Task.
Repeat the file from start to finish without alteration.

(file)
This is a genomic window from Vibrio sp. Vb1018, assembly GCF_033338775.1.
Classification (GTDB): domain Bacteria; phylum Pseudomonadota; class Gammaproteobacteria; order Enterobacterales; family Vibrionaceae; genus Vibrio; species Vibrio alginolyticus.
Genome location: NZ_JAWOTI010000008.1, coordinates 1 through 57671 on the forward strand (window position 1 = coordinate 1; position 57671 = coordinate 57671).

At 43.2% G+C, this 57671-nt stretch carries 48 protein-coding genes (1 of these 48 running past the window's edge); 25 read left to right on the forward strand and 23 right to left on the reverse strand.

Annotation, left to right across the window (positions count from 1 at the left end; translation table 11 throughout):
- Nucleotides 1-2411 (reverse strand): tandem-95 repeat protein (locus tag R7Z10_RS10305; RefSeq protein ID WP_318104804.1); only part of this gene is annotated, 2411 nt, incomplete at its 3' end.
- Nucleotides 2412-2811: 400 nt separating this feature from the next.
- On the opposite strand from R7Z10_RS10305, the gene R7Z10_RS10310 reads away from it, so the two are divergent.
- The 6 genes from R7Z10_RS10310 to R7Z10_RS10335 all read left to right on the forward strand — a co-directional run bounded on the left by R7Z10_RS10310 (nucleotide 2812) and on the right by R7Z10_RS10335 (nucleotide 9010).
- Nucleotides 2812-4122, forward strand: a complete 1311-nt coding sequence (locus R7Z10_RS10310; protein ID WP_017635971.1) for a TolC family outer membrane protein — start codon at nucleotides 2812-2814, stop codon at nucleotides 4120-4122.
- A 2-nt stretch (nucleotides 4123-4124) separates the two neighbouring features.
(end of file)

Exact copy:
This is a genomic window from Vibrio sp. Vb1018, assembly GCF_033338775.1.
Classification (GTDB): domain Bacteria; phylum Pseudomonadota; class Gammaproteobacteria; order Enterobacterales; family Vibrionaceae; genus Vibrio; species Vibrio alginolyticus.
Genome location: NZ_JAWOTI010000008.1, coordinates 1 through 57671 on the forward strand (window position 1 = coordinate 1; position 57671 = coordinate 57671).

At 43.2% G+C, this 57671-nt stretch carries 48 protein-coding genes (1 of these 48 running past the window's edge); 25 read left to right on the forward strand and 23 right to left on the reverse strand.

Annotation, left to right across the window (positions count from 1 at the left end; translation table 11 throughout):
- Nucleotides 1-2411 (reverse strand): tandem-95 repeat protein (locus tag R7Z10_RS10305; RefSeq protein ID WP_318104804.1); only part of this gene is annotated, 2411 nt, incomplete at its 3' end.
- Nucleotides 2412-2811: 400 nt separating this feature from the next.
- On the opposite strand from R7Z10_RS10305, the gene R7Z10_RS10310 reads away from it, so the two are divergent.
- The 6 genes from R7Z10_RS10310 to R7Z10_RS10335 all read left to right on the forward strand — a co-directional run bounded on the left by R7Z10_RS10310 (nucleotide 2812) and on the right by R7Z10_RS10335 (nucleotide 9010).
- Nucleotides 2812-4122, forward strand: a complete 1311-nt coding sequence (locus R7Z10_RS10310; protein ID WP_017635971.1) for a TolC family outer membrane protein — start codon at nucleotides 2812-2814, stop codon at nucleotides 4120-4122.
- A 2-nt stretch (nucleotides 4123-4124) separates the two neighbouring features.